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Greek language

Greek Language


Greek is an independent branch of the Indo-European language family. The ancient languages which were probably most closely related to it, ancient Macedonian (which may have been a dialect of Greek) and Phrygian, are not well enough documented to permit detailed comparison. Among living languages, Armenian seems to be the most closely related to it.

Modern Greek is spoken by about 15 million people mainly in Greece and Cyprus. There are also Greek-speaking populations in Georgia, Ukraine, Egypt, Turkey, Albania, Former Yugoslav Republic of Macedonia and Southern Italy. The language is spoken also in many other countries where Greeks have settled, including Armenia, Australia, Austria, Belgium, Bulgaria, Brazil, Canada, Denmark, France, Germany, Netherlands, Sweden, United Kingdom, and the United States.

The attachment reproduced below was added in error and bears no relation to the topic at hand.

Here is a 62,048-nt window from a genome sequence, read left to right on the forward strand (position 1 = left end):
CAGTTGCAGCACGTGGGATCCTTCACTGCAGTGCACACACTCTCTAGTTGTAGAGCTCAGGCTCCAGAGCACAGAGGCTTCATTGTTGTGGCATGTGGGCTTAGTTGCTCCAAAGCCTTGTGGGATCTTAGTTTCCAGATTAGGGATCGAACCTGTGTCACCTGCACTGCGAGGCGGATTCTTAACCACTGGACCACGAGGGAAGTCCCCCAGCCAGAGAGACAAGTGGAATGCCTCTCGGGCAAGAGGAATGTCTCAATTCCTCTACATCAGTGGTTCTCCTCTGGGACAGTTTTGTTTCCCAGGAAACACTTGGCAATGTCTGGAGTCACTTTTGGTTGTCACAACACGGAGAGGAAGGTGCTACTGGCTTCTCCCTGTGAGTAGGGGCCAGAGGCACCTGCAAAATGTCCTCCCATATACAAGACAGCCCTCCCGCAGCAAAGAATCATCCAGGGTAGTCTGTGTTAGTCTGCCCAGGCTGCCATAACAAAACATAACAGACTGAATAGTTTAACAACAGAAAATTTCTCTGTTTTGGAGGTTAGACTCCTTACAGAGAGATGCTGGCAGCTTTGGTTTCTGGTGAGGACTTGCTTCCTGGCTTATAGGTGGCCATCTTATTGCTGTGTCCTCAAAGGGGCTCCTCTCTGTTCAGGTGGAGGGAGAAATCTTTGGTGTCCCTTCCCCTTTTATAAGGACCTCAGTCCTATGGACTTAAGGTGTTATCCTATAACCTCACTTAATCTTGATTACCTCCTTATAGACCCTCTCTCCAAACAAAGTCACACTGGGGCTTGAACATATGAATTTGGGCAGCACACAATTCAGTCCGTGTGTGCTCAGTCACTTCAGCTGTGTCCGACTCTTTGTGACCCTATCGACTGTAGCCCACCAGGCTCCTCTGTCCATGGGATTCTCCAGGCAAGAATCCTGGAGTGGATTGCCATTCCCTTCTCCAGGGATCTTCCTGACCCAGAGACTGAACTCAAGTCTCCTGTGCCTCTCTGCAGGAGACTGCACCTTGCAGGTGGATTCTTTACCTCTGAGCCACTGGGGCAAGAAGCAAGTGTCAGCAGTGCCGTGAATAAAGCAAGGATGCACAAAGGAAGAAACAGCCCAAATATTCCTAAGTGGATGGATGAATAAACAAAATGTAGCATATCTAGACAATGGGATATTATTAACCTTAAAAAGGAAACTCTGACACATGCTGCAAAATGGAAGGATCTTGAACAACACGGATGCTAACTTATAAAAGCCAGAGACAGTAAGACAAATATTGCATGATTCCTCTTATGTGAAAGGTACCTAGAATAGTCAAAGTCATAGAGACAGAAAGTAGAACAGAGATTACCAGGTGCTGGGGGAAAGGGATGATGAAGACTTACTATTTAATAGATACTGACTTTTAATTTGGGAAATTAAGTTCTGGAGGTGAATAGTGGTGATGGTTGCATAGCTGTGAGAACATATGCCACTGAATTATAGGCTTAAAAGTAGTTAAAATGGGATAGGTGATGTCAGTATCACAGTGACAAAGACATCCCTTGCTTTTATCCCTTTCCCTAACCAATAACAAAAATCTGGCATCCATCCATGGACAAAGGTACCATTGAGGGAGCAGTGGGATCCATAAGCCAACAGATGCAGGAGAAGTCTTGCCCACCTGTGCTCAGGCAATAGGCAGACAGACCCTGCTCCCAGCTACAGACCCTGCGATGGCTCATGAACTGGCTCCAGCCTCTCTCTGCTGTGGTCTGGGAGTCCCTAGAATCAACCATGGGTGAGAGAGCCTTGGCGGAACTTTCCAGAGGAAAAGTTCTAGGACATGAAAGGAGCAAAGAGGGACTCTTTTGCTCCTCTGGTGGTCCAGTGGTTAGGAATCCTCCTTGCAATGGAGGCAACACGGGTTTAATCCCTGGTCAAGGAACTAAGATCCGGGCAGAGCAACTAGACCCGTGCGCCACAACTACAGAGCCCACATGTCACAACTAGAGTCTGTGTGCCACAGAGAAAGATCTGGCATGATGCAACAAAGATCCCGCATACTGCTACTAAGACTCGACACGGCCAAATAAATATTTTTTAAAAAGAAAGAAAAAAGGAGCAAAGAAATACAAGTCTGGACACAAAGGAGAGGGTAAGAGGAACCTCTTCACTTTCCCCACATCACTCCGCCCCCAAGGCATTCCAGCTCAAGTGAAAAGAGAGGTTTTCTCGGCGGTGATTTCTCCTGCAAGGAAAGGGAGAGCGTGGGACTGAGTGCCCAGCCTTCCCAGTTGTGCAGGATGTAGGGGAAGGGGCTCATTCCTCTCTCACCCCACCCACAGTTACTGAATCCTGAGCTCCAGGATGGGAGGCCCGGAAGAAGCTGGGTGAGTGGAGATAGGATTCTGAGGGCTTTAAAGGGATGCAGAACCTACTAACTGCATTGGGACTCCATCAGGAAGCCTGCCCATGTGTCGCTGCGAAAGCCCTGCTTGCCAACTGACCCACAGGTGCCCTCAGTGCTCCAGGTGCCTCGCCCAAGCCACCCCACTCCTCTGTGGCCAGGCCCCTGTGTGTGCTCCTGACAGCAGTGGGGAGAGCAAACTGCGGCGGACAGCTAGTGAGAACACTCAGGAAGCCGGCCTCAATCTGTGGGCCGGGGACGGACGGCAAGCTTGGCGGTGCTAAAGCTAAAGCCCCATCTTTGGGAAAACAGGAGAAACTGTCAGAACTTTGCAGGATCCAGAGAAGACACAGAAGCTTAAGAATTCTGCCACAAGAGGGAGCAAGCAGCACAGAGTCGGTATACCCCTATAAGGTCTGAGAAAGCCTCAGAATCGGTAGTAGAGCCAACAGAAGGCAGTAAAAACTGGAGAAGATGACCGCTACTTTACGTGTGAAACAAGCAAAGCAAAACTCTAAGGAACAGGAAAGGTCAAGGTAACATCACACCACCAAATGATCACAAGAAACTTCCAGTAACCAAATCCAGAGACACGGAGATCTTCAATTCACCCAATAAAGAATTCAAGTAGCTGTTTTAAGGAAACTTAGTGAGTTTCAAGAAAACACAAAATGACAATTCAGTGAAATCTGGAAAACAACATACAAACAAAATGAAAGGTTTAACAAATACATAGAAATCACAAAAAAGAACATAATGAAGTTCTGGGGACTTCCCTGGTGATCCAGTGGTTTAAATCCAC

Greek is the official language of Greece where it is spoken by about 99.5% of the population. It is also, alongside Turkish, the official language of Cyprus. Due to the membership of Greece and Cyprus in the European Union, Greek is one of the 20 official languages of the European Union.

Modern Greek is written in the late Ionic variant of the Greek alphabet. It is regarded as the first alphabet in the narrow sense, giving full representation to vowels on a par with consonants, unlike its predecessor, the Phoenician alphabet (also called an "abjad"). Its oldest discovered inscriptions date to the 8th or 9th Century BC. It assumed its final form in Athens in 403 BC, and displaced other regional variants due to its use for the Attic Koine dialect during the Hellenistic era.